This double disc set which is in DVD audio and various surround formats will give you a huge helping (over 3 hours) of Natasha Barrett’s sound world. Here we have large scale fixed medium pieces, shorter works of her “micro climates” installations, and, as far as I’m concerned, the reason to own this set, two larger scale installation pieces. This write-up is based on stereo listening through earbuds but I have experienced these works in surround and it’s truly mind-blowing.
Natasha Barrett is very adept at presenting “the whole” sound. You may know and recognize the various sources, whether natural, or man-made, but she takes them to the limits of imagination. For example, a simple, very benign sound of water dripping, raindrops falling, a gently moving stream, or a breeze are transformed into larger than life, macro events. Sometimes she’ll leave these sounds relatively unprocessed but recorded in such an isolated way that what you are hearing is not just a rain drop or a stream…but the very essence of that rain drop or stream. Other times she may start off by telling us what we are hearing by leaving the sound naked but then proceed to deconstruct and, basically tweak the hell out of it, resulting in something altogether different and very alien. Either technique succeeds greatly in transforming these pieces into a rich, drama-filled soundscape.
Once again, the concept of sound spatialization (sounds occupying a physical space in time) is on full display here. At the risk of sounding like a broken record (if you’ve read any of my other write-ups), active, attentive listening through headphones is the best way to listen to her and other composers working in this niche. When the sound is identified in the physical space, it may stay there for a while or possibly dissipate into nothingness, or Barrett might move it around the (3D) soundstage. Whatever her artistic choices are, once your mind comes to grips with the sound location in space, the appreciation level of her music escalates skywards.
Her non-installation, fixed medium pieces on Bouteilles de Klein are excellent. Avoid Being Eaten by Mimicking Other Less Palatable Species is a fascinating riot of animal sounds (and possibly some unfortunate human cretins engaging in mimicry that the title warns against) that torpedos your head into breathless submission. It’s all fun and games till someone ends up in a cone…right? Mobilis in Mobili originally appeared on her album Trade Winds as part of a much larger scale Acousmatic concept work, but here it’s truncated down to about 6 minutes and seems to be remastered with less subsonics and clearer, crisper sound. This is one of my favorite pieces in her entire catalog and since the sea shanty seems to be a thing on social media lately, then this is timely. Violent seas, crashing waves, splintered wood, wrecked ships, massive church organ chords, the futile chants of sailors battling the elements as Father Neptune impales their helpless souls on his barnacled encrusted trident as they give up their ghosts…yeah, here are your sea shanties you poor unsuspecting Tik Tokker’s (smirk). Here is the longer Trade Winds version:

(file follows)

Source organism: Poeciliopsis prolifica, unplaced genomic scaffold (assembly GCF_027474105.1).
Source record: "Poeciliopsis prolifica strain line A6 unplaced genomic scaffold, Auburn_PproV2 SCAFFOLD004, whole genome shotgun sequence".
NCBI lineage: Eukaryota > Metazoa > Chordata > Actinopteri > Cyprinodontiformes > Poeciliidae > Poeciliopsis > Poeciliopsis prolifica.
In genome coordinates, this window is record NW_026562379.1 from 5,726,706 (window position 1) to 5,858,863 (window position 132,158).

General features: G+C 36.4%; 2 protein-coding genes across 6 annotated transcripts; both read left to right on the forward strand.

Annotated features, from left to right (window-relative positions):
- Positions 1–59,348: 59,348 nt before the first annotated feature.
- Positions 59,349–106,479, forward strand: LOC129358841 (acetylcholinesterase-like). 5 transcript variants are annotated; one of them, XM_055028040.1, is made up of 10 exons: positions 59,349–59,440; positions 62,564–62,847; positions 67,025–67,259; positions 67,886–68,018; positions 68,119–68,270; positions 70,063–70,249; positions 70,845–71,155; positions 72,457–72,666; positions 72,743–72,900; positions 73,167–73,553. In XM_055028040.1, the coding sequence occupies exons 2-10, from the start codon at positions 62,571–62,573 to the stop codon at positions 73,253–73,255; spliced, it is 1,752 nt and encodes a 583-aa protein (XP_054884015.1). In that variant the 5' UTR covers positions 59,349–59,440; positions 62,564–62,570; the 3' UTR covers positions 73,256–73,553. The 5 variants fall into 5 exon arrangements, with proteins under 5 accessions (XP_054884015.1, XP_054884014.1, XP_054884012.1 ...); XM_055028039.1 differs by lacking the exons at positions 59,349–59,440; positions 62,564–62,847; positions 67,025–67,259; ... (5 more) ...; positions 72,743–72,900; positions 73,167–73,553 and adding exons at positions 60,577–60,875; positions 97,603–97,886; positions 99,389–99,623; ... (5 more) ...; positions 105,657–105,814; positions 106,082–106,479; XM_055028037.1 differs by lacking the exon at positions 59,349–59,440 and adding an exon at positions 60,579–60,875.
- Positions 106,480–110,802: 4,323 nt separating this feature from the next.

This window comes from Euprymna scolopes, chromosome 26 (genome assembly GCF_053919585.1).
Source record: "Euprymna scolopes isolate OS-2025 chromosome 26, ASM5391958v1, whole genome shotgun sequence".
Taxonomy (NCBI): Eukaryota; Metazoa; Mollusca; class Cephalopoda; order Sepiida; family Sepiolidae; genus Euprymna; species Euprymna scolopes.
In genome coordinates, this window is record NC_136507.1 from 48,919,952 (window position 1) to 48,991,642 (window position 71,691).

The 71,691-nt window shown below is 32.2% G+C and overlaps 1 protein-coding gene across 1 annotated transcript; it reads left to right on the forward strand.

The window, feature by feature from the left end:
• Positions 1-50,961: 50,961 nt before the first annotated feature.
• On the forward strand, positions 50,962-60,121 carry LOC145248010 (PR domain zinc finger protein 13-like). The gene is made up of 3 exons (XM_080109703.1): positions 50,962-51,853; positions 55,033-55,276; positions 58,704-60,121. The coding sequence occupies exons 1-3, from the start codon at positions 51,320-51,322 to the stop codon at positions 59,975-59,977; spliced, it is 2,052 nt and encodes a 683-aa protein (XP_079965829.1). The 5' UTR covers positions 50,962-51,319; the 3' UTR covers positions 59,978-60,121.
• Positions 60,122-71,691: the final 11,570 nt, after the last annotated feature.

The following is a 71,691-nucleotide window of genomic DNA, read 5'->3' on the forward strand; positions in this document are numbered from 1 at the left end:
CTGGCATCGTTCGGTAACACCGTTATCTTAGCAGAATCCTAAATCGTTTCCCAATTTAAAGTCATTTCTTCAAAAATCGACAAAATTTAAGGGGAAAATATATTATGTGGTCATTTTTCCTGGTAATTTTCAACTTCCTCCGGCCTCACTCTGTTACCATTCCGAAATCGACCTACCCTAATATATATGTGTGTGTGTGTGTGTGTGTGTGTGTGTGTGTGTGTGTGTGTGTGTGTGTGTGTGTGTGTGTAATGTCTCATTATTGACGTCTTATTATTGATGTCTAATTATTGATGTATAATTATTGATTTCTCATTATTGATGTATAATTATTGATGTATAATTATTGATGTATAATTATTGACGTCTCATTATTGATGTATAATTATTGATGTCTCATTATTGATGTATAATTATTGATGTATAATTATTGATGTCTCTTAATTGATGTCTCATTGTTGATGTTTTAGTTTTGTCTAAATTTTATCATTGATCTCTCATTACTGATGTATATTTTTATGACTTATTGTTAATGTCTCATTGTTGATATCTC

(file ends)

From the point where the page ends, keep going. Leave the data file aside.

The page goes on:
Ok, moving on to a (relatively) kinder and gentler Barrett, we get to her four shorter installation pieces which she calls Micro Climates. These are short studies of various natural habitats in Norway with the composer distilling down to the very base elemental qualities of the region. Even though I found the liner notes for these very interesting, unfortunately they acted like a “spoiler” that led my mind’s eye to visualize the area as described. That’s fine, but if you are inclined to make your own movies, leave the notes behind, it might make the excursion that much more trippy.